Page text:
Northwestern edges Nebraska 34-31 after epic drive to overtime

Just call Northwestern the runless wonders. And call them winners.

Despite a sputtering running game that again left them with a one-dimensional offense, the Wildcats pulled out a 34-31 overtime victory on Saturday at Ryan Field that left winless Nebraska frustrated.

Down 31-21, Northwestern scored twice in the final 2:27 of an entertaining and dramatic game. Taking over at their own 1 yardline with 2:02 left, the Cats marched 99 yards in eight plays, tying the game 31-31 with 12 seconds left on a five-yard pass to J.J. Jefferson from Clayton Thorson, who had a career day despite two interceptions.

“That’s about as good as you can get,’’ coach Pat Fitzgerald said. “I don’t think I’ve ever put them 99½ yards, no timeouts, two minutes to go in practice. Obviously, we put ourselves in a hole. To have the guys be resilient and make some huge plays down the stretch, that’s absolutely spectacular. Clayton managed it like a senior quarterback, like an NFL player, a pro.’’

Northwestern (3-3, 3-1 Big Ten), which faces a Wisconsin-Notre Dame-Iowa gauntlet after this week’s trip to Rutgers, has given itself a chance to salvage a solid season.

“I think this could really inspire us to keep working,’’ said defensive end Samdup Miller, who led NU with 14 tackles. “A win like this, it shows we have the guts, no matter the situation, to keep fighting.’’

The Cornhuskers (0-6, 0-4), who now are saddled with their worst start in school history, botched the first possession of the overtime. That allowed NU to win with a 37-yard field goal by Drew Luckenbaugh, who was 2-for-3 in his college place-kicking debut subbing for injured Charlie Kuhlbander

After the game-winner, teammates rushed Luckenbaugh, who shook off a hurried shank on his first field-goal attempt.

“I was a little excited to go out there for the first one,’’ said Luckenbaugh. “As I was growing up, we had a saying, `Fix it and forget it.’ I just moved on and fixed it for the next one.’’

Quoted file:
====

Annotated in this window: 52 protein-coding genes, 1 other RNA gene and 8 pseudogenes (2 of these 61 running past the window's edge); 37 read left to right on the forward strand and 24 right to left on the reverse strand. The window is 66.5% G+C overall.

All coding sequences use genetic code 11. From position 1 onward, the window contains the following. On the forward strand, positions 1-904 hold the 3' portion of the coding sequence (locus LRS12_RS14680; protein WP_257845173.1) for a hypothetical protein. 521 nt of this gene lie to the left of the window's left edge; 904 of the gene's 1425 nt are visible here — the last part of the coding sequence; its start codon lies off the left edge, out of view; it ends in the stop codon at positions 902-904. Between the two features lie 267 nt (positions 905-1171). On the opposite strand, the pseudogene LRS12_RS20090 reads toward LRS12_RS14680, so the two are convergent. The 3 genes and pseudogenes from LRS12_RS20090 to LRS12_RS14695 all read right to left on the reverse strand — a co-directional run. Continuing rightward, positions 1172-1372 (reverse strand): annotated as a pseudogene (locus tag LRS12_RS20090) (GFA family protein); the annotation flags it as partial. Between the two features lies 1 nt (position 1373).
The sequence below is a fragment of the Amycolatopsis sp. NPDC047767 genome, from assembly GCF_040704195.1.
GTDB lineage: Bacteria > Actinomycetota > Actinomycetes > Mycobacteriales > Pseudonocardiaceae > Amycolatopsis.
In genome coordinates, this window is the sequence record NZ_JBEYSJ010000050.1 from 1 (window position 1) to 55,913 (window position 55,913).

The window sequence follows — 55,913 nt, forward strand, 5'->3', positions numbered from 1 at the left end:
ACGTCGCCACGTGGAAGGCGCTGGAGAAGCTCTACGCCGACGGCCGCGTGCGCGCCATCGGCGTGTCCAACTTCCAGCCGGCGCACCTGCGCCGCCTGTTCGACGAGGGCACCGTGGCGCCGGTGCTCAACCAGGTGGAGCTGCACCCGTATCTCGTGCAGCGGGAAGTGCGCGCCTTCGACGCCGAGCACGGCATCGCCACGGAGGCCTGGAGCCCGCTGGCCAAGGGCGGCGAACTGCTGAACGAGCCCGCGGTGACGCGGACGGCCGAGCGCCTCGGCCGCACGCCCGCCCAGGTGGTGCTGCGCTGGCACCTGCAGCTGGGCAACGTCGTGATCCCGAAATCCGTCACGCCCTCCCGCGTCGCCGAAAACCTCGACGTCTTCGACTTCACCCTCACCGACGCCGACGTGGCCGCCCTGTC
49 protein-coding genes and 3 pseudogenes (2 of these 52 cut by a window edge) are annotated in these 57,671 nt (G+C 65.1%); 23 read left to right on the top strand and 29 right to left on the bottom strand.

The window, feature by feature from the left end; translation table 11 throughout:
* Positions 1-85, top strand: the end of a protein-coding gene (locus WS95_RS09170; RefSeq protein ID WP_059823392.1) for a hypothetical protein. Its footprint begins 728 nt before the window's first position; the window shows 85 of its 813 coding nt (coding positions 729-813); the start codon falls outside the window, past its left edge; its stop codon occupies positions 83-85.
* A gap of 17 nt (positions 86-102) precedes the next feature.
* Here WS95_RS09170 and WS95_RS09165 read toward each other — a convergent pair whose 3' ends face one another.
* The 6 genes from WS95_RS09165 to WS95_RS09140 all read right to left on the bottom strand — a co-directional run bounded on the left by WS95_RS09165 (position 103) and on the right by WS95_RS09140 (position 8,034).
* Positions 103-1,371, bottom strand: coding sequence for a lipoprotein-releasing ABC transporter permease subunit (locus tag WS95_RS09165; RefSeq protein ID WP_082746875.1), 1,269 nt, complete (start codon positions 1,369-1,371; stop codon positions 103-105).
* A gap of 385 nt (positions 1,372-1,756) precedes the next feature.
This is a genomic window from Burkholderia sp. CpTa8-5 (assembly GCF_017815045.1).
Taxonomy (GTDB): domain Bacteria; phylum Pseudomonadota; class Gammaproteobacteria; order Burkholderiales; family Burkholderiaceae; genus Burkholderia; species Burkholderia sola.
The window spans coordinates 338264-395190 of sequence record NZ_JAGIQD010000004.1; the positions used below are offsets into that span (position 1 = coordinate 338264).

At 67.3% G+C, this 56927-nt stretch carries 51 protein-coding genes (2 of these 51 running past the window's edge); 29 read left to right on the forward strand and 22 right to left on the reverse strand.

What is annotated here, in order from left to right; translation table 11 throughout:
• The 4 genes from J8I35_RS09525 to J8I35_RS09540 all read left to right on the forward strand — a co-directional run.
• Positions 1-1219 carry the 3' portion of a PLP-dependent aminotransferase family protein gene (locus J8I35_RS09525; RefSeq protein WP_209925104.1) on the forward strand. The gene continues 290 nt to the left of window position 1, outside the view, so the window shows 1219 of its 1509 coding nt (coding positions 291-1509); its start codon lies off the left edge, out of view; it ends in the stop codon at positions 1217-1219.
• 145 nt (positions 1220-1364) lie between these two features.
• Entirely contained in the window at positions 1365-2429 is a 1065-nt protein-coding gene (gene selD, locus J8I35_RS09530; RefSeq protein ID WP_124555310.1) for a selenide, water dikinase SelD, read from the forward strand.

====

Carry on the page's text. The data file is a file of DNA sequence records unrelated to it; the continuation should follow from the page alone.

NU won despite rushing for 32 yards on 23 carries. Last week, it ran eight times for 20 yards in its 29-19 win at Michigan State.

“That hasn’t really been our recipe around here,’’ said Fitzgerald, who lost Justin Jackson to the NFL in the off-season and Jeremy Larkin for medical reasons this fall. “Right now, it’s Clayton Thorson the thrower. You have to adapt. That’s where were at.’’

It worked Saturday. Thorson completed 41 of 64 for a 455 yards—all career-highs—and tied his career high with three touchdowns.

“It’s pretty cool. It’s a challenge,’’ Thorson said of throwing against a defense that’s stacked for the pass because the run isn’t effective. “They know what we’re going to do. We know what they’re going to do. It’s just who’s better.’’

Thorson got a huge boost from receiver Flynn Nagel, who caught 12 passes for a career-high 220 yards, including 21- and 61-yard touchdowns.

“I’ll remember going down by 10, and looking around and seeing the life in the guys’ eyes, knowing we can move the ball,’’ Thorson said when asked what he’ll recall about this game at future homecomings. “Seeing Flynn tell the guys, `We’re gonna win this game. Nothing’s going to stop us.’ That long drive was pretty special. [Nagel] was out of his mind. On that last drive, he said, `Throw me the ball. This is why I’m here.’ ’’

Nagel broke into a smile when asked about that moment.

“That’s the most fun football game I’ve ever been a part of,’’ the senior from Lemont said. “A come-from-behind win. . . just trusting all the guys around me, that’s what it comes down to. I think I was just in the zone. We have so many playmakers. Trust is the biggest thing.’’



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